And change is now coming. But what it will mean for an area dependent on inward investment and with the highest unemployment in Wales – nearly 40% of people are either unemployed or not available for work – has yet to be seen. In the local fish and chip shop, Deborah Basini says that she voted Remain. “All my family did. I’m very worried about what’s going to happen to inward investment. I’m 60 – this isn’t going to affect me. It’ll be my grandchildren who are not yet born.” Her customers, however, thought differently. “There was only one word people had on their mind: immigration. They didn’t look at the facts at all.”

Are there any immigrants in Ebbw Vale? “No! Hardly any. And the ones there are are all working, all contributing. It’s just … illogical. I just don’t think people looked at the facts at all.”

It’s a town with almost no immigrants that voted to get the immigrants out. A town that has been showered with EU cash that no longer wants to be part of the EU. A town that holds some of the clues, perhaps, in understanding quite how spectacularly the Remain message failed to land. There’s a sense of injustice that is far greater than the sum of the facts, and the political landscape has fractured and split. Zak Kelly says that many of his friends, in what is Nye Bevan’s old constituency, voted Ukip.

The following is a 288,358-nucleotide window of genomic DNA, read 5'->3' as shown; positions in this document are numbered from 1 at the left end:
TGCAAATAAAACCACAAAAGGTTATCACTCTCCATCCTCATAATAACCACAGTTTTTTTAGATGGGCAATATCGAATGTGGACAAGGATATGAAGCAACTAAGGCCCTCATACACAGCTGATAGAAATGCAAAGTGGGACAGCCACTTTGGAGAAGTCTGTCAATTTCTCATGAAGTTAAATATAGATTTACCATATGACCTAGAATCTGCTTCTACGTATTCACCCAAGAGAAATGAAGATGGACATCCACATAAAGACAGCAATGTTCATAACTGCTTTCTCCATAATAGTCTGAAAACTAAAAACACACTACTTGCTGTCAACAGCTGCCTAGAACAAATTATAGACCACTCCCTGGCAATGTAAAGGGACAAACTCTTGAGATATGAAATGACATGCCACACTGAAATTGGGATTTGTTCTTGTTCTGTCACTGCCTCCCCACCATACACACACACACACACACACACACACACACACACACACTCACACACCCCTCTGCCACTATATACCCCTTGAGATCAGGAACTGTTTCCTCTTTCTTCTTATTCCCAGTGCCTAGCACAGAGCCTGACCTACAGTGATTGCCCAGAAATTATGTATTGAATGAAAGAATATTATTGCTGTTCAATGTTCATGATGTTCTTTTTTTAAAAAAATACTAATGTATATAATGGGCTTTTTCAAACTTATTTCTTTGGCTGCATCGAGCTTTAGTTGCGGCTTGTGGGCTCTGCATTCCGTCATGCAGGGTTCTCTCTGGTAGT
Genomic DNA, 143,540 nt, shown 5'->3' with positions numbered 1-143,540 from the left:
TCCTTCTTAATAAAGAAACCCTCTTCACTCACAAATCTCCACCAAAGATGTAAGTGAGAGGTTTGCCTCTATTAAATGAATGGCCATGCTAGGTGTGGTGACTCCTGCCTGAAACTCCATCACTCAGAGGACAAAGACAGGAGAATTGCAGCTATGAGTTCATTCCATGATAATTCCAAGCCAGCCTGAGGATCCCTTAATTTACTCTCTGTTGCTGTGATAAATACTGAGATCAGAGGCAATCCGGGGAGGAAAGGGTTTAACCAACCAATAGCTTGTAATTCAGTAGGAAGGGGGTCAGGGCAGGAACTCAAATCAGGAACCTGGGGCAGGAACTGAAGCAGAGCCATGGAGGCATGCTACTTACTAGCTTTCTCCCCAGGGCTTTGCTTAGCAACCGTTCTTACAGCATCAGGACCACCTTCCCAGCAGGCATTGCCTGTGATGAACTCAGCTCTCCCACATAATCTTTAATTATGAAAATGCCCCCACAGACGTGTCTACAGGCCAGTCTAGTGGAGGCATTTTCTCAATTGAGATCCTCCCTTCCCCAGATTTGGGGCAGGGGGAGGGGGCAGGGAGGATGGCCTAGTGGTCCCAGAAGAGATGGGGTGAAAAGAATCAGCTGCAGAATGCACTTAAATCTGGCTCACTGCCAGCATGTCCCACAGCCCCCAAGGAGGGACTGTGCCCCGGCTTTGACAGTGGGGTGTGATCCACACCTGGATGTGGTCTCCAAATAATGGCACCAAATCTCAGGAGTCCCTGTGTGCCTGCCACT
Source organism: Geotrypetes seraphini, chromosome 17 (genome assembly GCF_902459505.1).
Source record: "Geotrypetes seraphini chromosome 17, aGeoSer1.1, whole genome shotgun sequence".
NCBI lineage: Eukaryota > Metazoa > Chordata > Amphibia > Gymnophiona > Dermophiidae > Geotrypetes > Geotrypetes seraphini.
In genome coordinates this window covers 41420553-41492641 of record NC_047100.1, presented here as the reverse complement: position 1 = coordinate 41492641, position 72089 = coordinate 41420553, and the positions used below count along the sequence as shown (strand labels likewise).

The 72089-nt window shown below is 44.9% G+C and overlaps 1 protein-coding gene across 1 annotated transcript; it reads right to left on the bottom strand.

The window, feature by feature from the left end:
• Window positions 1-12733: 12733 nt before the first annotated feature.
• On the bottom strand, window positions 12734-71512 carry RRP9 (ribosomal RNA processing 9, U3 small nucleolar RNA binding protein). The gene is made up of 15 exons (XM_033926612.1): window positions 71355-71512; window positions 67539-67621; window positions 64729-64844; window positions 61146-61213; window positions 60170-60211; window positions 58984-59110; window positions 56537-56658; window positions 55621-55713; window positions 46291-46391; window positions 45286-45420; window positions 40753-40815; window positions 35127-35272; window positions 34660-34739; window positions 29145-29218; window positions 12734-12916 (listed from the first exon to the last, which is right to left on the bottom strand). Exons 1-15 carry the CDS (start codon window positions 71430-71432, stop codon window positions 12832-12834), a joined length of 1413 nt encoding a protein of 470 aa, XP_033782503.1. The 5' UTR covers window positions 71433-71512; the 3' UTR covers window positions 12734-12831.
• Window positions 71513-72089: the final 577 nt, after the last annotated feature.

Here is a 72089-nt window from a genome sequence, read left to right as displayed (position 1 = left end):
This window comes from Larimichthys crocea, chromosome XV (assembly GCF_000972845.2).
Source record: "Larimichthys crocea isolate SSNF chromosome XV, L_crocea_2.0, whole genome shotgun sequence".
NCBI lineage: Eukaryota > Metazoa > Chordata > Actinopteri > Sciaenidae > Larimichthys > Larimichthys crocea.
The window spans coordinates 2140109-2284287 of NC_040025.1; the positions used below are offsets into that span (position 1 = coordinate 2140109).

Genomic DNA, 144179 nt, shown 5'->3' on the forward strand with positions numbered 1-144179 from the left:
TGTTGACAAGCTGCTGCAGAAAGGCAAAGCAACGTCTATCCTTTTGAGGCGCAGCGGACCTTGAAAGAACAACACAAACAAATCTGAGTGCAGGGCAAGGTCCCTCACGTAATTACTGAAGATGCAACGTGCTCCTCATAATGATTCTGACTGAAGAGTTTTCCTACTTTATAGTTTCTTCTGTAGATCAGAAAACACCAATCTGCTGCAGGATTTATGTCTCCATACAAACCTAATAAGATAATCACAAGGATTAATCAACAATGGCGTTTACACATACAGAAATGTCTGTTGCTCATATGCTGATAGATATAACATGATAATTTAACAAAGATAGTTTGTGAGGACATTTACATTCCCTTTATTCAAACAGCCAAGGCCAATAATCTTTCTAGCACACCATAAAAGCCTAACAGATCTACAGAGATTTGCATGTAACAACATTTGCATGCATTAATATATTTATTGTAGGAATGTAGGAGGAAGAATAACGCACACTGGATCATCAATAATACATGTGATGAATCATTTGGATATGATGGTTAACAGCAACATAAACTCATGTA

Wales isn’t just a net EU beneficiary, EU capital funding has been an essential part of attracting firms to come here. All around town are signs marked with the EU flag for the Ebbw Vale enterprise zone. The website notes that as an EU tier 1 area, “companies can benefit from the highest level of grant aid in the UK”. Earlier this year the sports car company TVR announced it would build a factory and create 150 jobs there. Will it still come? Will the Circuit of Wales, a multimillion-pound motor racing circuit a private company has been proposing to build on the town’s outskirts creating 6,000 jobs? Will the £1.8bn of EU cash promised to Wales for projects until 2020 still arrive? And what happens after? Will central government really give more money to Ebbw Vale than the EU has?

Even Kelly looks like he could be doubtful on this point. “David Cameron got a good kicking,” he says. So, what about Boris Johnson? Do you want him? “No way. He’s London through and through. He’ll just forget about Wales.”

Or as Michael Sheen, the Welsh-born actor from Port Talbot, tweeted: “Wales votes to trust a new and more rightwing Tory leadership to invest as much money into its poorer areas as EU has been doing.”

“It is what it is,” says Kelly. “We’ll see, won’t we?”

James
 Rep: 644 

Re: The United Kingdom General Election, 2nd May 2024

James wrote:
A Private Eye wrote:
James Lofton wrote: